It was nice to take a few minutes to rest and relax. It also started to rain a bit at this point, so I took the opportunity to get myself sorted for that.
Thanks, Matthew! :)
Looking back - less spectacular than the previous couple of days, but better in terms of easier movement. We made good time today.
The view from our lunch spot.
Pretty cottages everywhere!
Some mysterious trees...
...and some more pretty flowers. These grew mainly by the roadsides in semi-damp areas in particular. They look like orchids, but as that's highly unlikely, does anyone know??
Lanercost Priory - a 12thC priory standing through revolutions (apparently there are musket ball holes in the face and walls!) and 900 years of change.,
And no, it's not your eyes - it IS slightly off-centre.
It was approximately a mile from the path, and definitely somewhere worth visiting. The church was still in use, although the priory behind it was in ruins. There is a B&B on site, a cafe and a self-catering section. I think it would be a fantastic place to spend some time. The area has plenty to see and do.
Autumn colours already! So pretty.
The lady in the gift shop was quite a talker. I bought a book and had decided not to go into the priory behind, but she (somehow) convinced me that it would be free if I bought an English Heritage membership, which I did after much confusion and time. My "free" visit cost me £50.
To be fair, it's an annual membership, and there are hundreds of places around the country I can now visit free of charge. I just have to do it! It would be silly not to visit at least a few of them.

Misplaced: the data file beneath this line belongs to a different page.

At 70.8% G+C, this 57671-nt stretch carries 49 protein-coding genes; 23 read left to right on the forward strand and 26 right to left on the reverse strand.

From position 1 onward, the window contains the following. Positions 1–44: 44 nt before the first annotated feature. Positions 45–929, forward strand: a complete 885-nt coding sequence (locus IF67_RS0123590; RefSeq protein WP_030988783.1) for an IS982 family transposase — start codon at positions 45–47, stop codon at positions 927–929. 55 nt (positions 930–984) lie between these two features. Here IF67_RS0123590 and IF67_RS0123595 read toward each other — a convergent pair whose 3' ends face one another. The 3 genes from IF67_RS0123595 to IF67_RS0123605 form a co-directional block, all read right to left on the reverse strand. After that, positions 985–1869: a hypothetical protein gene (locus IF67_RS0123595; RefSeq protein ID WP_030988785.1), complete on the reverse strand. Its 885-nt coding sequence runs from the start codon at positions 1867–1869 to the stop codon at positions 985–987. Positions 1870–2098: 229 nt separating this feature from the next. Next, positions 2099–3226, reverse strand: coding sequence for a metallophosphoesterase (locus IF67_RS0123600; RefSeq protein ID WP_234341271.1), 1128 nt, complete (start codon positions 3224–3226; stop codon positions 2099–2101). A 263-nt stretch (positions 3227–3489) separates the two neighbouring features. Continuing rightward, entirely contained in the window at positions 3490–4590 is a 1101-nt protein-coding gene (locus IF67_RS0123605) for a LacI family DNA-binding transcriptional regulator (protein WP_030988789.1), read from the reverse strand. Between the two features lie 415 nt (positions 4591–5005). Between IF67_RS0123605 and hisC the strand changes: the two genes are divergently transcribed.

I was hoping that maybe one or two orbs might show up in here, considering the age of the place. Surely there are a few residents still hanging about...
It's a beautiful place, though.
Off we go again, following the fieldstone road!
Idyllic places everywhere.
And there's our destination, the village of Walton. On the hill.
These young ones were curious, but more hungry than anything, waiting for their dinner to arrive.
We got picked up in Walton by the B&B owner, who arrived at the same time we did! It would have been nice to spend a bit of time poking around the village once we'd got there, but there we go.
We learned about the Reavers on the way back. Part of what I find fascinating about England is that so many people stay put in a place. Less so now, I think, with the younger folks off and about for work, etc., but the English put down roots and let them sink into the earth for a solid foundation. There have been families here - much like the New Forest - for hundreds and hundreds of years.
Reaver is defined as this:
(redirected from Reavers)Also found in: Legal, Wikipedia.
v. reaved also reft (rĕft), reav·ing, reaves Archaic
Basically, life in the north was harsh and hard and reavers were those who lived on the borders (Scotland & England) who would rob and plunder homesteads of their stock (sheep, cattle, horses, etc). They raided both ways across the borders.
The Wikipedia page is here.
Some of the reaver families are still there! The B&B owner, Gerry, said that at least 5 of their neighbours had "reaver" names. Amazing.
We had a pub dinner that night, along with the rest of the crowd at the B&B. I don't remember what I had, but I know I polished it off, whatever it was. My appetite certainly didn't diminish while we were walking, that's for sure.